Austronesian Youth PerspectivesFebruary 24, 12:00pm - 1:00pm
Mānoa Campus, Room 2118, John A. Burns Hall, East West Center, 1601 East-West Road
This presentation focuses on youth perspectives of language shift, language endangerment, the reclamation of ancestral/heritage languages, and late modern linguistic identity. I frame this paper in the academic discourses about language endangerment and revitalization, the transmission of language between generations, and the changing late modern landscapes in which youth linguistic identity emerge. I draw upon an assembly of pilot survey interviews in the Federated States of Micronesia, longitudinal participant-observation of both Mortlockese and Filipino immigrant diasporas, and various experiences of my cohort at the University of Hawai‘i at Mānoa to discuss these intertwining topics. Because of the array of the languages I discuss in the case studies I present—wikang Tagalog (Tagalog), kapsen Mwoshulók (Mortlockese), na vosa vakaViti (Fijian), ‘Ōlelo Hawai‘i (Hawaiian), te reo Māori (Māori), Tekoi er a Belau (Palauan), Truku Seediq (Seediq), te gagana Tokelau (Tokelauan), and others—an Austronesian youth perspective emerges. I especially encourage the audience to share their experiences and perspectives of language shift: reasons why such shifts happens, what those transformations mean to the youth—from their points-of-view, not from those of their elders or academic “outsiders”—and what can be done if such shifts are perceived to be “problems” (i.e., future generations losing access to their ancestral/heritage languages). The realization that language shift is happening in one’s own community can be a powerful impetus for action. My discussion, then, is a call for members of my generation to speak up and share their perspectives about these topics in not only the academic discourse, but also in conversations with their own cohort, as well as with their own families—their parents, their siblings, and their (future) children.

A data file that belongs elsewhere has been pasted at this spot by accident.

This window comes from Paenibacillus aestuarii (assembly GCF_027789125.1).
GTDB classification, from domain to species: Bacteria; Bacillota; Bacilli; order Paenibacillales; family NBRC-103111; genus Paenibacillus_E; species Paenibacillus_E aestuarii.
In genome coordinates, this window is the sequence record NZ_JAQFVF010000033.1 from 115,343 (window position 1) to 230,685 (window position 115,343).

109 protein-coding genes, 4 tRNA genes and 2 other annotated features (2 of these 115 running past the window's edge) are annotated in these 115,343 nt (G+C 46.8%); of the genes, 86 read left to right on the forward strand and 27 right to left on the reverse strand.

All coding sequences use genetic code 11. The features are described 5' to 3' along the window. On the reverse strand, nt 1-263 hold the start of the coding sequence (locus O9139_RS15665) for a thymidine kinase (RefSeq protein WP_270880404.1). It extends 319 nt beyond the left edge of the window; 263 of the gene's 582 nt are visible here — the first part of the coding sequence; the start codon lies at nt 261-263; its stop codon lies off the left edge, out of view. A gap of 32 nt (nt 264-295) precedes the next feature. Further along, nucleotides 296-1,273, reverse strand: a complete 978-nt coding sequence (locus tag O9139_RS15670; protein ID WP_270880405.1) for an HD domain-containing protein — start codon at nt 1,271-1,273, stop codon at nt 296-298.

Emerson Lopez Odango is a PhD student (ABD) in Linguistics at the University of Hawai‘i at Mānoa and an East-West Center Student Affiliate. Prior to his graduate studies, he was a Peace Corps Volunteer, serving on Pakin Atoll in Pohnpei State, Federated States of Micronesia (2006–9). His dissertation focuses on a morphophonological account of noun and verb inflectional suffix patterns in Pakin Lukunosh Mortlockese, one that incorporates discourse analysis and the ethnography of communication. His other research interests include in situ and diasporic language shift, local ecological knowledge, fieldwork methodology, epistemic stancetaking, and the pragmatics of Tagalog morphosyntax.
East-West Center, Mānoa Campus
Mary Hammond, (808) 944-7766, firstname.lastname@example.org